Last year, when I was still trying to “fix” things about myself without having to face up to stopping alcohol, one of my “tricks” was The Phase of Getting Up Early.

I love the early morning when everyone else is still in bed. It feels like “free” time, like anything I accomplish then is a gift to myself for the rest of the day because I could have still been sleeping. It’s always been time for me to do things I might normally feel a little guilty about, like some drawing or yoga, or following an online course or – of course – writing these words. I used even save up to do my school work at this time because I was tired (or sometimes tipsy) in the evenings, so those were no good to me.

Getting up by 5:30 tends to afford me enough of a chunk of time to really feel like I’ve gotten stuff done. But this school term I just haven’t managed to do that. Mornings have been all about the stress and rush of getting everyone ready and out the door. I’ve slept ’til the very last possible moment before getting up – and even a few minutes past that at times.

I miss those chunks of morning time. I don’t need it as a bandaid over other problematic behaviours, but it could still offer something to me, I think. But I’m tired out in the mornings. Today I did pull myself out of bed – a little after 6, so not lots of time to myself, but time for a little ceremony of coffee and an article or two to myself before tapping away here.

But the “nod” is creeping back into my head and I find myself wondering if I might not have been better off to just have grabbed that extra hour of sleep altogether. I’ve been sleepy-tired all weekend. Started with a busy Friday, but I can no longer blame that. I headed off towards sleep on the earlier side last night, but it just wasn’t coming. So I added in some Yoda Nidra which helped me relax just about enough to drift off and then – boom! My old terrifying friend the “Wake Up Gasping For Air”.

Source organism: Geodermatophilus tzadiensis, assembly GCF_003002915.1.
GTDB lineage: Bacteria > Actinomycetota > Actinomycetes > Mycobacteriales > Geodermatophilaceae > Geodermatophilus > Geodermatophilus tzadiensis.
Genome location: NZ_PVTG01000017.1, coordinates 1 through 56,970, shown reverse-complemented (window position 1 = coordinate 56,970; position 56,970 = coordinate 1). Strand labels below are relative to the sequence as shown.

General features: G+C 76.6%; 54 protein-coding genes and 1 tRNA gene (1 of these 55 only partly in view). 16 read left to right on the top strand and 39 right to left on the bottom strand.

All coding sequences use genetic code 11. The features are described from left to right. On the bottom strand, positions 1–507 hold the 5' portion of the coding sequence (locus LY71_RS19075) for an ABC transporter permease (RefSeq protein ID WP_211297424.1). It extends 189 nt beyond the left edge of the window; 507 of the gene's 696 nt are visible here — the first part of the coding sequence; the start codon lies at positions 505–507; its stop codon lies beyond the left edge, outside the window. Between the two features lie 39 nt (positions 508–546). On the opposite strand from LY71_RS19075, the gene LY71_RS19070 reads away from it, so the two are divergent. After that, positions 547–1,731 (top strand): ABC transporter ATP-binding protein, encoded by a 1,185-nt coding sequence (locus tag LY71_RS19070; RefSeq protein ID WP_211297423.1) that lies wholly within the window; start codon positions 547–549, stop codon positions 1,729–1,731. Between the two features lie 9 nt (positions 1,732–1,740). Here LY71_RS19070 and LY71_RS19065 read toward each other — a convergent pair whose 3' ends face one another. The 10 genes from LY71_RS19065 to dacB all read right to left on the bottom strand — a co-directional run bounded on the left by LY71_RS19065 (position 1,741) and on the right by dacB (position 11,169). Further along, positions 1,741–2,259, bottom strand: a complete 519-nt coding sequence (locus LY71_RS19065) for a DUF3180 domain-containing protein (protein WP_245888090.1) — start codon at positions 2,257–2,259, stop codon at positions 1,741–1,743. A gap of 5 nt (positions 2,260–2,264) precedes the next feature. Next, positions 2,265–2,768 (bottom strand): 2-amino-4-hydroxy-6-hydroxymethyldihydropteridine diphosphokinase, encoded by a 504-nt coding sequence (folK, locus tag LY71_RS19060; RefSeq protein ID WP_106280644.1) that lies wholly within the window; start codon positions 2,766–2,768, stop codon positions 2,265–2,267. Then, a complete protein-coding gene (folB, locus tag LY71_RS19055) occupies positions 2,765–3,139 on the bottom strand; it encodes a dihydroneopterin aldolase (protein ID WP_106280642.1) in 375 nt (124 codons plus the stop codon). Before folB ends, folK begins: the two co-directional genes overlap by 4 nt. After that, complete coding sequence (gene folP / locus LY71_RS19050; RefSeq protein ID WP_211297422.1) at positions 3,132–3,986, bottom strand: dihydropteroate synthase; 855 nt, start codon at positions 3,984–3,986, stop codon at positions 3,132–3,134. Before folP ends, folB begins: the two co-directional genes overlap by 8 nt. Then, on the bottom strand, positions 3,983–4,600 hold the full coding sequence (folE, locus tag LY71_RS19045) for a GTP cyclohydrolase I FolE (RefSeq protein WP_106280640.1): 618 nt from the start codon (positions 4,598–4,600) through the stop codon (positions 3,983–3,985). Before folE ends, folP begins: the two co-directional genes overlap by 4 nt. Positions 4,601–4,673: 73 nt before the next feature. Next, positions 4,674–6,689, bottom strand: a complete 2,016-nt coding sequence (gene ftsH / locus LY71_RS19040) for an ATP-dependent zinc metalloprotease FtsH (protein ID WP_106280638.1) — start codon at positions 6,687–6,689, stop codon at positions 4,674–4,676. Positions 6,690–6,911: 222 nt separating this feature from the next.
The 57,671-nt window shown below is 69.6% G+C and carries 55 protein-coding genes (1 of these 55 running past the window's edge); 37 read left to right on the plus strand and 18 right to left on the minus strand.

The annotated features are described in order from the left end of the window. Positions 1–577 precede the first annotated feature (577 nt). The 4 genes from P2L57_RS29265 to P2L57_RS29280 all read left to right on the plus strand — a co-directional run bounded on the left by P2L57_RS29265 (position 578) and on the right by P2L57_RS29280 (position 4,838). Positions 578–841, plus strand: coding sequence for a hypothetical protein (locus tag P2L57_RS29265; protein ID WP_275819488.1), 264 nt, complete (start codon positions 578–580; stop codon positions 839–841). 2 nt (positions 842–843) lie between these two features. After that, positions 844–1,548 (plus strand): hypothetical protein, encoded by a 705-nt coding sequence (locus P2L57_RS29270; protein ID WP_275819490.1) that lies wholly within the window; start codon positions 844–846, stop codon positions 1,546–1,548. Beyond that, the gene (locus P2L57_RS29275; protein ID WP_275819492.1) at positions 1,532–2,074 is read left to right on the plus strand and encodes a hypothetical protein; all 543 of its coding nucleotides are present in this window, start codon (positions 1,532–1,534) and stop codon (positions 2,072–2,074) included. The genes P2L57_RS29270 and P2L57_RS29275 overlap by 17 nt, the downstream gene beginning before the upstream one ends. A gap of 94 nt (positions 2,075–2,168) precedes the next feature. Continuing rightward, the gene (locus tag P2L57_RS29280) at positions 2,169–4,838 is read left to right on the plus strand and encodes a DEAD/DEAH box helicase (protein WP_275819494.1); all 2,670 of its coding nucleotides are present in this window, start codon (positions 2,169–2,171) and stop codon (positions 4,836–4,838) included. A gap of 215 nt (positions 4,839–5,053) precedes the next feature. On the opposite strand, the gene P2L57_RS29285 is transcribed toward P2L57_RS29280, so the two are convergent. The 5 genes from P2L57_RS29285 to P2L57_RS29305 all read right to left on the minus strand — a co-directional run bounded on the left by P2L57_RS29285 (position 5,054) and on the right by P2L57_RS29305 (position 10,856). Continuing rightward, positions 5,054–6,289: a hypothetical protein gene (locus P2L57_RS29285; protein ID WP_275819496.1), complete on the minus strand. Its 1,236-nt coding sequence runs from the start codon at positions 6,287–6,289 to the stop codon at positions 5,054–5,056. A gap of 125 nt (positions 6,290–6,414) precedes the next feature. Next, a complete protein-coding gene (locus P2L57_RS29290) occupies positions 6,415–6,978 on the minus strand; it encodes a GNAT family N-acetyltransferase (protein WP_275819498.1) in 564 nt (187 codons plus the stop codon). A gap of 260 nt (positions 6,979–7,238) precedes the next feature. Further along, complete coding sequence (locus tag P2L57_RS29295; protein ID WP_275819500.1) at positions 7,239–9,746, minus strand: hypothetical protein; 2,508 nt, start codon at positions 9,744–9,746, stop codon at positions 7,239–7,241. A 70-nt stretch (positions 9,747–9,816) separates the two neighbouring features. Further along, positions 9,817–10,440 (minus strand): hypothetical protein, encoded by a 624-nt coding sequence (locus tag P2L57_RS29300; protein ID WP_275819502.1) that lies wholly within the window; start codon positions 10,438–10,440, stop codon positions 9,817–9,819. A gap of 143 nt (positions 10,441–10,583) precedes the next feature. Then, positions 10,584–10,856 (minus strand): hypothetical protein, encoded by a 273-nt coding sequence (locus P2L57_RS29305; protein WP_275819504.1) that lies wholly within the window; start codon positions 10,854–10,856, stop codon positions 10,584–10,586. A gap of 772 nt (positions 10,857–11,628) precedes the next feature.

It’s been a long time since he’s come calling and I’m never quite sure what’s going on with it. Am I panicking in my sleep? Is it some form of sleep apnea? I just don’t know. What I do know is that my pulse is on the low side again – I caught it drifting into the 40s when I was relaxing in bed last night – and I wonder if this may be having an effect. At least this time I know it’s not being artificially lowered by the beta blockers, so I imagine it’s just a fitness thing. Whether or not it’s affecting my sleep is another thing. It seems more likely that caffeine is the culprit, however. We went to the cinema to see “My Little Pony” and I had a large, HazlenutShotNesspresso.

Well, I know I’ve been taking more caffeine than ideal lately, but I also know I’m likely to keep doing that until the cons outweigh the pros. I’m not sure that I’m there just yet.

In other news, I read this article this morning about Highly Sensitive People. And followed the links to do the test and scored 25 on a test whose “alert point” was 15.

I’m always on the hunt for diagnoses and labels for myself. Do they help? I guess they can help as a shorthand for people to know the basics of how to react to you. I guess they can help me not feel so guilty for having a hard time fitting in in the world. I guess that can help as a shortcut explanation to those who have to live with me every day.

But there’s a danger. In resting in a diagnosis. In using it as an excuse to do no further work, to stop trying and say “Well, it’s not my fault because X”. It may not be my fault, but I still have to live in the world. And whether things are my fault or not, people will still have the reactions to the “me” that they experience.

Also, the same shorthand that allows people to make allowances for a condition is also a shortcut to prejudice and stereotype. Especially in areas around mental illness or different mental processing setups.

I guess none of this is going to stop me seeking out “Test Yourself” checkboxes on the Internet though!